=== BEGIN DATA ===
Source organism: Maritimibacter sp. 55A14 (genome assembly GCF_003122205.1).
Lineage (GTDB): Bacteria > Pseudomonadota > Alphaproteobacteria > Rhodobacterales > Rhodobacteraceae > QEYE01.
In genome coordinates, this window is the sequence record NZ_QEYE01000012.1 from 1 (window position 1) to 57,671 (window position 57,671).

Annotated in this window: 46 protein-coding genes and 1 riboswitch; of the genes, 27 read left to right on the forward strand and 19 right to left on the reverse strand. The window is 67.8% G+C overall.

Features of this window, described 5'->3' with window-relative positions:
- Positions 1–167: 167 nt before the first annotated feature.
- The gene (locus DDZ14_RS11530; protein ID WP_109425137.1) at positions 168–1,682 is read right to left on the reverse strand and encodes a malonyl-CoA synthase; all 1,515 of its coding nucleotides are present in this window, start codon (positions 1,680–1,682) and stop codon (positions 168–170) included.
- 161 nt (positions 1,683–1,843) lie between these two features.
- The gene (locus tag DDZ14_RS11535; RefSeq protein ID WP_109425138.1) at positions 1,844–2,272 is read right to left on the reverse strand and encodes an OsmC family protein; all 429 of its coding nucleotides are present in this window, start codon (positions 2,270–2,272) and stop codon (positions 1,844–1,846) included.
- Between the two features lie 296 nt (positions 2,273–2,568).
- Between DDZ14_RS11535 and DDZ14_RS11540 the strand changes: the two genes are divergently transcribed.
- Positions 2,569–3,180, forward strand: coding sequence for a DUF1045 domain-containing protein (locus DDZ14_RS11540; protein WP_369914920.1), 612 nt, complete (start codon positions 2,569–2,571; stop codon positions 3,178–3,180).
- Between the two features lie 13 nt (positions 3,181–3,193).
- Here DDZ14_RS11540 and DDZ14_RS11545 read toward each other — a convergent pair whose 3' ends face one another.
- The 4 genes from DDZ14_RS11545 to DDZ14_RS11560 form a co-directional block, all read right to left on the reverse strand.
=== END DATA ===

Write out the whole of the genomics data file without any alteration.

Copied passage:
Source organism: Maritimibacter sp. 55A14 (genome assembly GCF_003122205.1).
Lineage (GTDB): Bacteria > Pseudomonadota > Alphaproteobacteria > Rhodobacterales > Rhodobacteraceae > QEYE01.
In genome coordinates, this window is the sequence record NZ_QEYE01000012.1 from 1 (window position 1) to 57,671 (window position 57,671).

Annotated in this window: 46 protein-coding genes and 1 riboswitch; of the genes, 27 read left to right on the forward strand and 19 right to left on the reverse strand. The window is 67.8% G+C overall.

Features of this window, described 5'->3' with window-relative positions:
- Positions 1–167: 167 nt before the first annotated feature.
- The gene (locus DDZ14_RS11530; protein ID WP_109425137.1) at positions 168–1,682 is read right to left on the reverse strand and encodes a malonyl-CoA synthase; all 1,515 of its coding nucleotides are present in this window, start codon (positions 1,680–1,682) and stop codon (positions 168–170) included.
- 161 nt (positions 1,683–1,843) lie between these two features.
- The gene (locus tag DDZ14_RS11535; RefSeq protein ID WP_109425138.1) at positions 1,844–2,272 is read right to left on the reverse strand and encodes an OsmC family protein; all 429 of its coding nucleotides are present in this window, start codon (positions 2,270–2,272) and stop codon (positions 1,844–1,846) included.
- Between the two features lie 296 nt (positions 2,273–2,568).
- Between DDZ14_RS11535 and DDZ14_RS11540 the strand changes: the two genes are divergently transcribed.
- Positions 2,569–3,180, forward strand: coding sequence for a DUF1045 domain-containing protein (locus DDZ14_RS11540; protein WP_369914920.1), 612 nt, complete (start codon positions 2,569–2,571; stop codon positions 3,178–3,180).
- Between the two features lie 13 nt (positions 3,181–3,193).
- Here DDZ14_RS11540 and DDZ14_RS11545 read toward each other — a convergent pair whose 3' ends face one another.
- The 4 genes from DDZ14_RS11545 to DDZ14_RS11560 form a co-directional block, all read right to left on the reverse strand.